[an error occurred while processing this directive]
BBC News
watch One-Minute World News
Last Updated: Thursday, 14 July, 2005, 21:56 GMT 22:56 UK
London falls silent for bomb dead
Londoners observe the silence
Cars and buses stopped during the silence in London
Thousands of people have stood side-by-side on the streets of London for a two-minute silence in memory of the victims of last week's bombings.

People left their offices and traffic came to a halt as silence fell across the city at 1200 BST.

Fifty-four people died and 700 were injured in the blasts. Three of the four bombers are included in the dead.

Police sources believe the fourth bomber was Jamaican-born Lindsey Germaine, who lived in Buckinghamshire.

He is understood to have lived in the house in Aylesbury which was raided by forensic experts on Wednesday night.

Wreaths laid

For two minutes from 1200 BST, train stations and airports fell silent, buses pulled into the kerb and busy shopping streets became still, as people stopped what they were doing to observe the silence.

People stood in the streets with their heads bowed. A vigil was held in Trafalgar Square at 1800 BST.

Silence observed in Parliament Square, London

The Tube kept running, but passengers were advised the silence was taking place and encouraged to participate. Many London Underground staff wore black armbands.

The Queen marked the ceremony at Buckingham Palace, Tony Blair was at Downing Street and London Mayor Ken Livingstone was with faith leaders and members of the city's Olympic bid team at Trafalgar Square.

Mr Livingstone told the BBC after the silence: "This city has survived the past week because we didn't turn on each other, which is what the bombers wanted. We supported each other."

Wreaths were laid at the bombing sites as hundreds stood at each to pay their respects.

People in towns and cities across the UK also observed the silence.

Ceremonies were also held at European Commission offices across all 25 EU member states. The EU Parliament also fell silent.

Bastille Day celebrations in Paris were temporarily halted.

New pictures

On Thursday, Scotland Yard released images of bus bomber Hasib Mir Hussain, 18, one caught on CCTV as he went through Luton station, another on his driving licence.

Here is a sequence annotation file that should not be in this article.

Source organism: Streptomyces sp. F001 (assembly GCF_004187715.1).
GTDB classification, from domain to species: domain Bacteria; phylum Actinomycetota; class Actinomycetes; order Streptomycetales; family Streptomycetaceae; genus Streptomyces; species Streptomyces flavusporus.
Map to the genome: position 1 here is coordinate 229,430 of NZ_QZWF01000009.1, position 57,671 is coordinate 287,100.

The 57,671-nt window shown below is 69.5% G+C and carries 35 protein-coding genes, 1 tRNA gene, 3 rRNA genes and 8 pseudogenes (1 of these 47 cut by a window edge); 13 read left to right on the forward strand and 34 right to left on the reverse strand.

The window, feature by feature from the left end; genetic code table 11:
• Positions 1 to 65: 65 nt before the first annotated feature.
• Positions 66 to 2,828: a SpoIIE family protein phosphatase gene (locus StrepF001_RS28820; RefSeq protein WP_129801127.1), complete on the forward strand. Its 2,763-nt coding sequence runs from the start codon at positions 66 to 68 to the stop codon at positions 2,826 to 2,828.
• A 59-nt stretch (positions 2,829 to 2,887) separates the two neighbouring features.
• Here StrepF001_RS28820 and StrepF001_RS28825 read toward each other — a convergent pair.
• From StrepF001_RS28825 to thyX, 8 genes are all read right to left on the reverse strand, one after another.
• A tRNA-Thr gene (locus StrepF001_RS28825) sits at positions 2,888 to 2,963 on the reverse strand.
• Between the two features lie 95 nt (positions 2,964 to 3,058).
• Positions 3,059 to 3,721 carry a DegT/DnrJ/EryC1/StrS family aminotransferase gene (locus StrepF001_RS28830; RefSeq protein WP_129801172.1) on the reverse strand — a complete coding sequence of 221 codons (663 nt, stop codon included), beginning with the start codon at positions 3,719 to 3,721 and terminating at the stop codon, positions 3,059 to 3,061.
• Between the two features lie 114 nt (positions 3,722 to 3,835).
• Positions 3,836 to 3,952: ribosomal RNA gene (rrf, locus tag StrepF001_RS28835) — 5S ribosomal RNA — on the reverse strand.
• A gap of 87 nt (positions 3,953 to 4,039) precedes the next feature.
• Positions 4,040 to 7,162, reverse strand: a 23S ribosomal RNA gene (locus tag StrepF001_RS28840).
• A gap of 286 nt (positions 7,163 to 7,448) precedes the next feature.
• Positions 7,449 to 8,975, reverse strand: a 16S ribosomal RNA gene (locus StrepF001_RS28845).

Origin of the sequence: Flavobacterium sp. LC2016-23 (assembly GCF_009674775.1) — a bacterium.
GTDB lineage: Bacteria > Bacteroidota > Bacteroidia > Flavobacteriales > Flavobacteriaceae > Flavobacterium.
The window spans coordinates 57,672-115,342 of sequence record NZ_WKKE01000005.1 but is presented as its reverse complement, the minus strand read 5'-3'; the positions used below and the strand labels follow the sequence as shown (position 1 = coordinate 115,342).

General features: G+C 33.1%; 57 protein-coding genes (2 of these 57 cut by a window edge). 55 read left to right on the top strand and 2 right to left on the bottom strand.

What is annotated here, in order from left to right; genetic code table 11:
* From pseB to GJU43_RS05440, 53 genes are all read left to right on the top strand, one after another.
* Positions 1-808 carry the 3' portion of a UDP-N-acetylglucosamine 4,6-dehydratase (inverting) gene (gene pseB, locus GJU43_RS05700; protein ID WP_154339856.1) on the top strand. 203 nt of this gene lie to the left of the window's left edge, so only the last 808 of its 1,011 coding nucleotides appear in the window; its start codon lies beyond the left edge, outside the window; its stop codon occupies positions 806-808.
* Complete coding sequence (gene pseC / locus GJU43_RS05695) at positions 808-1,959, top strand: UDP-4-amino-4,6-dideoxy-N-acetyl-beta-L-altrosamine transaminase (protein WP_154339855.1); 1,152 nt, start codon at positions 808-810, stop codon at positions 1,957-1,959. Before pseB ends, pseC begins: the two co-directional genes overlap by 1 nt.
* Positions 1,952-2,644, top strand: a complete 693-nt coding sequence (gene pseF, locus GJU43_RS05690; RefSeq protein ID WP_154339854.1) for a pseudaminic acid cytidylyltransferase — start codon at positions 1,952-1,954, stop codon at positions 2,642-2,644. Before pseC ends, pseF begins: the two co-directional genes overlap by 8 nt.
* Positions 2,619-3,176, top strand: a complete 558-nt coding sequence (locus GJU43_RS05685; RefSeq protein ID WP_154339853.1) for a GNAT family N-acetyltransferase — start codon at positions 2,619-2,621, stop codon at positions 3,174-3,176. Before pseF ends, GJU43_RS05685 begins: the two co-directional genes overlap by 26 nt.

Mohammad Sidique Khan
Mohammad Sidique Khan(above): Aged 30, from Beeston, Leeds, recently moved to Dewsbury, married with baby. ID found at Edgware Road blast site.
Hasib Mir Hussain: Aged 18, lived Holbeck, Leeds. Reported missing on day of bombings. Said to have turned very religious two years ago. ID found in No 30 bus.
Shehzad Tanweer: Aged 22, born Bradford, lived Beeston, Leeds. Studied religion in Pakistan. Forensic evidence linking him to Aldgate blast.
Fourth bomber: Understood to be Jamaican-born Lindsey Germaine, who lived in Buckinghamshire.

They appealed for any of the 80 people thought to be on the bus at the time of the explosion to contact police if they had not already done so.

Dep Asst Cmssr Peter Clarke also confirmed Shehzad Tanweer, 22, the bomber behind the explosion between Liverpool Street and Aldgate stations.

Mohammad Sidique Khan, 30, is suspected of causing the Edgware Road bombing.

Police are also hunting a fifth man who they believe masterminded the attacks. It is believed he left Britain shortly before the bombings.

A sixth man, an Egyptian chemistry student who has disappeared from his house in Leeds, is also being sought.

Police have been handing out leaflets to commuters in London in a bid to find more witnesses. Appeal posters have been set up around the capital.

In Leeds, a controlled explosion was carried out in the Beeston area after police cordoned off several streets and evacuated residents.

They have been told by police to take enough clothes with them for three days.

Hasib Mir Hussain, on CCTV at Luton, left and on his driving licence
Hussain was caught on CCTV at Luton station

Earlier, police had lifted a cordon around another neighbourhood after it was found that a suspect substance in one house was not hazardous.

Fourteen of those killed have been formally identified, although police have yet to release the names of three.

Fifty of the injured remain in hospital, health officials said.

Before the two-minute silence, the driver of the number 30 bus targeted in last week's bombings, George Psaradakis, read a message of sympathy to the families of victims.

Offers support for all those affected by London bombs
Latest information and investigation updates available
Address: Lindley Hall, 80 Vincent Square, SW1P 2PE
24 hr line: 0845 054 7444

"In today's silence we remember them. With quiet dignity and respect we show our deep contempt for those who planted the bombs and those who masterminded them.

"As we stand together in silence, let us send a message to the terrorists - you will not defeat us and you will not break us."

Later thousands are expected to gather at Trafalgar Square to pay their respects and thank rescue and medical staff.

Londoners and members of the transport and emergency services will recite readings and poems.

A relative of one of the suspects was arrested on Tuesday. Detectives have been given a warrant to hold the 29-year-old until Saturday on suspicion of commissioning, instigating or preparing acts of terrorism.

London survivor speaks out a week after the bombings

The BBC is not responsible for the content of external internet sites


News Front Page | Africa | Americas | Asia-Pacific | Europe | Middle East | South Asia
UK | Business | Entertainment | Science/Nature | Technology | Health
Have Your Say | In Pictures | Week at a Glance | Country Profiles | In Depth | Programmes
Americas Africa Europe Middle East South Asia Asia Pacific